Stewart boxing KO’d | NevadaAppeal.com

Stewart boxing KO’d

Teri Vance
Appeal Staff Writer

Victor Bruno IV carries a bench press bar out of a storage closet at Stewart Gym after the club was evicted Friday. The club is looking for somewhere else to train members.

For nearly three-quarters of a century off and on, Carson City boxers have honed their skills at the Stewart Gym. But not anymore.

With Capitol Police standing by, Victor Bruno was evicted late last week from the gym where he’s coached boxing for the last 12 years.

“It’s a little humiliating the way we have to go, but that’s the way it happens sometimes,” he said. “I lost the battle.”

Bruno said his relationship with the State Buildings and Grounds Department, which manages the building, has been strained over the last couple of years.

His space was cut back after the police academy took over a portion of the gym for training. Citing a lack of staff, in June the department closed the building on the weekends, forcing the club to cancel its Silver State Rumble over the Nevada Day weekend. That event had been held annually for six years.

Also in June, the state changed its insurance requirements.

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Buildings and Grounds Administrator Cindy Edwards said Bruno was advised in advance of the upcoming changes.

Although he later acquired the appropriate insurance, he was told it was too late. The state refuses to reconsider.

“We gave him seven months to work it out,” Edwards said, although Bruno contends he was given three days. “He had plenty of time.”

She said the space won’t be wasted.

“There’s been tons of people wanting to use the gym. His time frame will go to other use groups.”

The gym will remain open for basketball and will continue to house police training and a church group, among other things.

A state representative, accompanied by a Capitol Police officer, unlocked the doors Friday to allow Bruno, along with his grandson Victor Bruno IV and stepson Michael Gascon, to remove all the equipment.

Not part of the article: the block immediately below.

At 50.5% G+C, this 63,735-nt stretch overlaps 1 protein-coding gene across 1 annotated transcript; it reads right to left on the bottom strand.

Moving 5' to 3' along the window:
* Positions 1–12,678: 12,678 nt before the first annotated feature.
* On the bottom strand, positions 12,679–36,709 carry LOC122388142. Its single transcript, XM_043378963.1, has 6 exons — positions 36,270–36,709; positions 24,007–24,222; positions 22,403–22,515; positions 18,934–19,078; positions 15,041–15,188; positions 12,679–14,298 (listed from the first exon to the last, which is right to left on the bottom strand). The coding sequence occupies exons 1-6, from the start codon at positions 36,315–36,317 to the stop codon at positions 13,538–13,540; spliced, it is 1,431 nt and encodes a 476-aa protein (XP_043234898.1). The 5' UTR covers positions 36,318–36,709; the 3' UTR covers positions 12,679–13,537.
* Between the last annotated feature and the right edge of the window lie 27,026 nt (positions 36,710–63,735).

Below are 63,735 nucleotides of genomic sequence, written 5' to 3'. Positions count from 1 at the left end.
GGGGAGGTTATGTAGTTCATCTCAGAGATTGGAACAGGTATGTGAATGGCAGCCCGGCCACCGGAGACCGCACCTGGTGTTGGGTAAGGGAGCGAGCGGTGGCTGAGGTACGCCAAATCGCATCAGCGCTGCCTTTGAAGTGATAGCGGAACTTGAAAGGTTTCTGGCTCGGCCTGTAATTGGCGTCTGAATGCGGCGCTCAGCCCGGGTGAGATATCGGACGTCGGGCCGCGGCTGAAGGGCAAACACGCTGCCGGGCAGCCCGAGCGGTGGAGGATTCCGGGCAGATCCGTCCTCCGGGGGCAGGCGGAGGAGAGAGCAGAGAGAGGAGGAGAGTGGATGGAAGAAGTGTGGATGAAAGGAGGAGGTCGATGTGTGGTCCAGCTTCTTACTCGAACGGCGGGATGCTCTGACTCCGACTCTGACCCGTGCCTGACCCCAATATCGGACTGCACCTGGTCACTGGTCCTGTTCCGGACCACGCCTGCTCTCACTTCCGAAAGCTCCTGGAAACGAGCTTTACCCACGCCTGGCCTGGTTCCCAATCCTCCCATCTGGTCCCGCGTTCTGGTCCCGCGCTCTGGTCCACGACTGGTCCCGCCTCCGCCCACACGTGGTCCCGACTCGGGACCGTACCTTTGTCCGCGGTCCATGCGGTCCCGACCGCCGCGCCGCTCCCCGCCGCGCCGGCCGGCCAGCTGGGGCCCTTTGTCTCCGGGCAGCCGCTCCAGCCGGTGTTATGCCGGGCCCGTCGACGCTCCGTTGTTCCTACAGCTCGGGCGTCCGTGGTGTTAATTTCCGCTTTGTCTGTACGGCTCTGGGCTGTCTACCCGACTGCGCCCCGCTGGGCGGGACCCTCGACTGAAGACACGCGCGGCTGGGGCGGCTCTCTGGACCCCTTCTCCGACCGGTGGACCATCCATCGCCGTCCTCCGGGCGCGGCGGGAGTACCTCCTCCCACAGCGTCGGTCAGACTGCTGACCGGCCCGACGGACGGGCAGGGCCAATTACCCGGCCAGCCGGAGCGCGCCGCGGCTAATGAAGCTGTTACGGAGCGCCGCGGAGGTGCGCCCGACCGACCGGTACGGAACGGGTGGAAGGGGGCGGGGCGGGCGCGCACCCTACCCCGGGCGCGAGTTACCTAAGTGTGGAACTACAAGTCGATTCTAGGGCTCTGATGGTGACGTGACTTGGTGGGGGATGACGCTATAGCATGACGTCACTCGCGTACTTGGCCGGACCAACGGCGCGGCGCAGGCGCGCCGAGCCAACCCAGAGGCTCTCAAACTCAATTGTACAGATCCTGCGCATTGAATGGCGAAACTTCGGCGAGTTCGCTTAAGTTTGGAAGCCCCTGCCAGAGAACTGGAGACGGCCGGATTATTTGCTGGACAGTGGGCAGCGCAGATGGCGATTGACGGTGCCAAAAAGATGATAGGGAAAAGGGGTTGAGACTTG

Bruno, who also works for Buildings and Grounds, said he’s looking for another building to house his nonprofit Bruno’s Boxing Club and its 30 members.

After attending the city’s anti-gang coalition meeting Thursday evening, Bruno said he worries some of the boxers may find a negative outlet for their energy without the gym.

“When these kids got time on their hands, you’re gonna have problems,” he said.

He said some of his boxers have been straddling the line between a successful life and gangs. Although he admits he couldn’t save them all, he says he always tried – and will continue to try.

“I turn out some good boxers. I love it,” he said. “But it’s about more than boxing. It was an open-door policy here.

“Everybody was welcome. It didn’t matter who you were or where you came from, you could train with me. I gave them all a chance.”

The end of an era

The boxing team at Stewart Indian School was formed in the late 1930s and went defunct in 1949. In 1969, amateur boxer Robey Willis, now a Carson City justice of the peace, revived the program as its coach.

During its tenure, several notable Nevadans boxed for and against the boxing club, including Paul Laxalt, who went on to be elected as lieutenant governor, governor and senator for the state. His brother Robert Laxalt, who became a Pulitzer-prize winning author, also boxed there.